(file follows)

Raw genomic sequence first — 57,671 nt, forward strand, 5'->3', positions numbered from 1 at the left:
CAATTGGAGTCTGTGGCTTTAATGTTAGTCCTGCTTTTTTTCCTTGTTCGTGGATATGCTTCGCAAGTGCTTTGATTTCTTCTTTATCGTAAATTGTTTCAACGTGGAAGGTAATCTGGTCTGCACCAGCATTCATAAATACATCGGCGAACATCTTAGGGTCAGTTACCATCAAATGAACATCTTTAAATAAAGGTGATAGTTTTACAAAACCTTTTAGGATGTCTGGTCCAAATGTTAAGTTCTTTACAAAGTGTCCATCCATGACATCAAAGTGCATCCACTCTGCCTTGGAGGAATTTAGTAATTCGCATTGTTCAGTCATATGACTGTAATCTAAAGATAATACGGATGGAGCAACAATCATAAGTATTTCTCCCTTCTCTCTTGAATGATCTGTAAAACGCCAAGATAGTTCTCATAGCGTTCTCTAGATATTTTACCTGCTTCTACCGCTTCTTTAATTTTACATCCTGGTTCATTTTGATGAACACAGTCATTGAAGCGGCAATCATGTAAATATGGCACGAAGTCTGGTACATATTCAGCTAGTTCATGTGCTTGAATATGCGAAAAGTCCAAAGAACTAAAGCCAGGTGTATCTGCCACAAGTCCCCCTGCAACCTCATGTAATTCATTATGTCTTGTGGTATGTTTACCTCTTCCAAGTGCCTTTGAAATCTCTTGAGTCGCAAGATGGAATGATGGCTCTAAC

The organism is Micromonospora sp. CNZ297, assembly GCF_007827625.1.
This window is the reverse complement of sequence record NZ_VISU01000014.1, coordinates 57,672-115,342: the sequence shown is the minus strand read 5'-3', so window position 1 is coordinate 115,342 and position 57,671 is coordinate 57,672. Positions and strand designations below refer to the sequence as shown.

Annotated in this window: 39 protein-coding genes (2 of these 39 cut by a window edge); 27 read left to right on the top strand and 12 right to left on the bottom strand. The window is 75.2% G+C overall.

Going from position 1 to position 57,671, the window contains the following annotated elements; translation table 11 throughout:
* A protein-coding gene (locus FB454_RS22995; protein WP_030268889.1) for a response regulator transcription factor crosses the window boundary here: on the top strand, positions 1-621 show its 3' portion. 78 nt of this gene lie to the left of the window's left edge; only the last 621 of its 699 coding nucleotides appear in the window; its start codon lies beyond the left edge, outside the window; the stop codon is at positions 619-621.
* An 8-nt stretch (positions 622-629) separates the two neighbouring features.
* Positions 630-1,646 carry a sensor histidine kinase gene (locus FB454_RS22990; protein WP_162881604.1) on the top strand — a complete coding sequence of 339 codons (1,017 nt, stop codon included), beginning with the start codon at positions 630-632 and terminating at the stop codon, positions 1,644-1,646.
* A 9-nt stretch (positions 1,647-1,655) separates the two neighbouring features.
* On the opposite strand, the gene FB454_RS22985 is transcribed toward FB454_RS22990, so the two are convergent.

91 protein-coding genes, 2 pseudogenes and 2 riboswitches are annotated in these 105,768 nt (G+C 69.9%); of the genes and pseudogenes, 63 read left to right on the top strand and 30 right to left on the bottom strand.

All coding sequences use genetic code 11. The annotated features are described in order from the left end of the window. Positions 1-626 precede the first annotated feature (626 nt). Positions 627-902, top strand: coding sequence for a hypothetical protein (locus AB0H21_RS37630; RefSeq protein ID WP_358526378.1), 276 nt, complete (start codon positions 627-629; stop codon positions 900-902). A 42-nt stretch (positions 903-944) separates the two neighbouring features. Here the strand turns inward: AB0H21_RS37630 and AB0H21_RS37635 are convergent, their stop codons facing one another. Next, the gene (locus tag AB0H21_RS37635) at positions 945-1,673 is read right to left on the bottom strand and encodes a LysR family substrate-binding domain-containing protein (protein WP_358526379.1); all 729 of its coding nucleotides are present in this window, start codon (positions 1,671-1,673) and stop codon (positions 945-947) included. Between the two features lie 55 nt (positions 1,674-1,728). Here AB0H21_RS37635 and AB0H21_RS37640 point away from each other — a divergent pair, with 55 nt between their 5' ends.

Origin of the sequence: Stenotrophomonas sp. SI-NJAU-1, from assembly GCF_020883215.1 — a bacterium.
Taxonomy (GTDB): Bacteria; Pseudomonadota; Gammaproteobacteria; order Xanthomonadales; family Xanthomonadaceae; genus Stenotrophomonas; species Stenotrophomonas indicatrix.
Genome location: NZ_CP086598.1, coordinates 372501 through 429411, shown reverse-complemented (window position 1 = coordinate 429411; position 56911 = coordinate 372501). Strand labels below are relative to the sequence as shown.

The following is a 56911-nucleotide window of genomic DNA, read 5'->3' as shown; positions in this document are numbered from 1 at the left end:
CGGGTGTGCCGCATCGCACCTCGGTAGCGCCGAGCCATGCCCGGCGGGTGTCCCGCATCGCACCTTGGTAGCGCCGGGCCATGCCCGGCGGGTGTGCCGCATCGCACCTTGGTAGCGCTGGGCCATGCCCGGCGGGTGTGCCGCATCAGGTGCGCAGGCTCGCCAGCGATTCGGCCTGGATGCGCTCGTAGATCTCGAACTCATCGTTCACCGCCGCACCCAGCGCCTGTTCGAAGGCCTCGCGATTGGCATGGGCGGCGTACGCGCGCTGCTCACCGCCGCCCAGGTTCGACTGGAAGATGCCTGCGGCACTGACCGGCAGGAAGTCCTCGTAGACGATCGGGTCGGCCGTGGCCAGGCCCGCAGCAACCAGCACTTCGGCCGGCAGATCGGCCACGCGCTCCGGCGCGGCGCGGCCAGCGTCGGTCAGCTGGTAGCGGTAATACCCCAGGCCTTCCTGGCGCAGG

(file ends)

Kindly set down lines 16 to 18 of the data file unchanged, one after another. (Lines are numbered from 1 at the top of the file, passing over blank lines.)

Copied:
Genome location: NZ_CP086598.1, coordinates 372501 through 429411, shown reverse-complemented (window position 1 = coordinate 429411; position 56911 = coordinate 372501). Strand labels below are relative to the sequence as shown.

The following is a 56911-nucleotide window of genomic DNA, read 5'->3' as shown; positions in this document are numbered from 1 at the left end:
CGGGTGTGCCGCATCGCACCTCGGTAGCGCCGAGCCATGCCCGGCGGGTGTCCCGCATCGCACCTTGGTAGCGCCGGGCCATGCCCGGCGGGTGTGCCGCATCGCACCTTGGTAGCGCTGGGCCATGCCCGGCGGGTGTGCCGCATCAGGTGCGCAGGCTCGCCAGCGATTCGGCCTGGATGCGCTCGTAGATCTCGAACTCATCGTTCACCGCCGCACCCAGCGCCTGTTCGAAGGCCTCGCGATTGGCATGGGCGGCGTACGCGCGCTGCTCACCGCCGCCCAGGTTCGACTGGAAGATGCCTGCGGCACTGACCGGCAGGAAGTCCTCGTAGACGATCGGGTCGGCCGTGGCCAGGCCCGCAGCAACCAGCACTTCGGCCGGCAGATCGGCCACGCGCTCCGGCGCGGCGCGGCCAGCGTCGGTCAGCTGGTAGCGGTAATACCCCAGGCCTTCCTGGCGCAGG